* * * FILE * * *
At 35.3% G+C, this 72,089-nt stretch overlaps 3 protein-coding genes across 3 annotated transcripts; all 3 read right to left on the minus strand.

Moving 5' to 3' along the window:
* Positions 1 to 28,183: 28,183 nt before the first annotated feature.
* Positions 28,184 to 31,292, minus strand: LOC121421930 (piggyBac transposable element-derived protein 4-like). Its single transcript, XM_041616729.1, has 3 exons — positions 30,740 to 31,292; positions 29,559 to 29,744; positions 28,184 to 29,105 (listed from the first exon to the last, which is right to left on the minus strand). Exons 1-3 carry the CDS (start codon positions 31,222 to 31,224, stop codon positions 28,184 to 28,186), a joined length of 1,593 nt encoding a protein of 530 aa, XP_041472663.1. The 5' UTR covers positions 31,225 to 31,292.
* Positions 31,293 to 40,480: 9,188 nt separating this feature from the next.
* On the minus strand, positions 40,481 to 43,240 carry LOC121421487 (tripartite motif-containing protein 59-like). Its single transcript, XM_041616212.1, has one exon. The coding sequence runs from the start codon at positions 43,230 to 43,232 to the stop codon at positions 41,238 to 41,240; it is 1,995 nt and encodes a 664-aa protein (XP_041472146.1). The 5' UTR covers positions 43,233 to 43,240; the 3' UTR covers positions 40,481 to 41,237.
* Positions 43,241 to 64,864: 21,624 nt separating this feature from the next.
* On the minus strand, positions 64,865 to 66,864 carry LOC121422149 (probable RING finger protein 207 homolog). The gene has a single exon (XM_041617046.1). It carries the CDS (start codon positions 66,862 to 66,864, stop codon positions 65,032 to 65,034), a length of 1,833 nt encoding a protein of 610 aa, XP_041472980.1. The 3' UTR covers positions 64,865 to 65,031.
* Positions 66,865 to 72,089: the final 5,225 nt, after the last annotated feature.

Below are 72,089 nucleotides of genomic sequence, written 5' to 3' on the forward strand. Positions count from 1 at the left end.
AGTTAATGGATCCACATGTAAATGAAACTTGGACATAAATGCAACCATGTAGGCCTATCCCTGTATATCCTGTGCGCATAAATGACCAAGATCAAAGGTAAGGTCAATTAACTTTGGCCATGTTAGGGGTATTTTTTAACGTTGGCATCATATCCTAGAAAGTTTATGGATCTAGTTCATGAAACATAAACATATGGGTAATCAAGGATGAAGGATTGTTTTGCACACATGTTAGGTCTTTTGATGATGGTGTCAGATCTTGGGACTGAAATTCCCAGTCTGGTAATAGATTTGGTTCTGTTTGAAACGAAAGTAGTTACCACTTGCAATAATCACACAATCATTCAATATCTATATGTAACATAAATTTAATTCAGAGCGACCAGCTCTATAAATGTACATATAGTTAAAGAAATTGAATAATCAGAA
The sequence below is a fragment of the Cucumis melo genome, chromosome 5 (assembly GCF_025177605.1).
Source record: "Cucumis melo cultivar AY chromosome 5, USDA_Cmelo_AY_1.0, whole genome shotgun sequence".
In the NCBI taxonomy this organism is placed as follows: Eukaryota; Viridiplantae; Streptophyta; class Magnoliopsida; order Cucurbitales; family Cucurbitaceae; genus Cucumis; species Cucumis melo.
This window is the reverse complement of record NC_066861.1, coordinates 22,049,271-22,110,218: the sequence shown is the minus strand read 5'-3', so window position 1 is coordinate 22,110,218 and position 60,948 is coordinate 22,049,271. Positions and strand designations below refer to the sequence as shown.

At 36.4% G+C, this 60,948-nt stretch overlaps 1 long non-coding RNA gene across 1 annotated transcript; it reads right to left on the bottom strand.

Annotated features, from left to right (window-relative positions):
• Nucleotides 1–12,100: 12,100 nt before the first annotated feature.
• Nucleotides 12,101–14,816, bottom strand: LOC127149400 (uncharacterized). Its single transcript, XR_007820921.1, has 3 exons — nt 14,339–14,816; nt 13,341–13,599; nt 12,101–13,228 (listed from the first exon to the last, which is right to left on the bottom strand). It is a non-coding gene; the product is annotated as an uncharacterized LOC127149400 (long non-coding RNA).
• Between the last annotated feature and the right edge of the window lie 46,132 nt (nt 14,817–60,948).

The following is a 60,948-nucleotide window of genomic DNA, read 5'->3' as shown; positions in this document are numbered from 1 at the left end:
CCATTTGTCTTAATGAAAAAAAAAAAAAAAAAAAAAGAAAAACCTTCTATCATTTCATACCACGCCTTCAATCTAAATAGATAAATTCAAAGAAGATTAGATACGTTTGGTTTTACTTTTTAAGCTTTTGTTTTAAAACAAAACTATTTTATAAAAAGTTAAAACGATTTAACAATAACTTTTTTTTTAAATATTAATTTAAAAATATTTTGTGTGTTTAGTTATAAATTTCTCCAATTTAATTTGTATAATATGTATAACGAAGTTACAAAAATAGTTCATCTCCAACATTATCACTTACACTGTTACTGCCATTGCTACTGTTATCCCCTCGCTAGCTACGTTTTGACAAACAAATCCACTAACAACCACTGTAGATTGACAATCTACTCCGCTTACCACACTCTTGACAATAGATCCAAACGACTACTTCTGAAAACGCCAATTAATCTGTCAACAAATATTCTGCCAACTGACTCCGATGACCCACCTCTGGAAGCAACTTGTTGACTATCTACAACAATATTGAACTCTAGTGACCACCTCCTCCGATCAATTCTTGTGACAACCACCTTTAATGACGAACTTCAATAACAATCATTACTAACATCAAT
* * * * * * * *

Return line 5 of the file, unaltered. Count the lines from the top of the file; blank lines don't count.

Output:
* Positions 31,293 to 40,480: 9,188 nt separating this feature from the next.